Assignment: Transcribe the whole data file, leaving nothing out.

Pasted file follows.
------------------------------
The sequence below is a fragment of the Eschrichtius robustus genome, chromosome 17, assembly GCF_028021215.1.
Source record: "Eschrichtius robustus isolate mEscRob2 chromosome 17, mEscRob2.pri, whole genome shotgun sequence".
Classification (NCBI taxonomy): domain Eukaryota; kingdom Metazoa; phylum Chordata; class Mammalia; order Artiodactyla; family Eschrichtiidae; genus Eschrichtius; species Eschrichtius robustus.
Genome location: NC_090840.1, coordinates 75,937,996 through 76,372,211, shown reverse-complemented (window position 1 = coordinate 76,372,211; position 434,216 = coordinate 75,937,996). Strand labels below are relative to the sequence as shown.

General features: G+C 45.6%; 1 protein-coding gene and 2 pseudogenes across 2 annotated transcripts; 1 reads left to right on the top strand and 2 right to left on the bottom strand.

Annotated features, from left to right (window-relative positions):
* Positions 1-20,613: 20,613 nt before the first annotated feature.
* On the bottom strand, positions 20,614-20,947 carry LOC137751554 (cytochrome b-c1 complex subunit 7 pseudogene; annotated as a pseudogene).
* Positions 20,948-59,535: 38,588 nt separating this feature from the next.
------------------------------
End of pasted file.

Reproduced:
The sequence below is a fragment of the Eschrichtius robustus genome, chromosome 17, assembly GCF_028021215.1.
Source record: "Eschrichtius robustus isolate mEscRob2 chromosome 17, mEscRob2.pri, whole genome shotgun sequence".
Classification (NCBI taxonomy): domain Eukaryota; kingdom Metazoa; phylum Chordata; class Mammalia; order Artiodactyla; family Eschrichtiidae; genus Eschrichtius; species Eschrichtius robustus.
Genome location: NC_090840.1, coordinates 75,937,996 through 76,372,211, shown reverse-complemented (window position 1 = coordinate 76,372,211; position 434,216 = coordinate 75,937,996). Strand labels below are relative to the sequence as shown.

General features: G+C 45.6%; 1 protein-coding gene and 2 pseudogenes across 2 annotated transcripts; 1 reads left to right on the top strand and 2 right to left on the bottom strand.

Annotated features, from left to right (window-relative positions):
* Positions 1-20,613: 20,613 nt before the first annotated feature.
* On the bottom strand, positions 20,614-20,947 carry LOC137751554 (cytochrome b-c1 complex subunit 7 pseudogene; annotated as a pseudogene).
* Positions 20,948-59,535: 38,588 nt separating this feature from the next.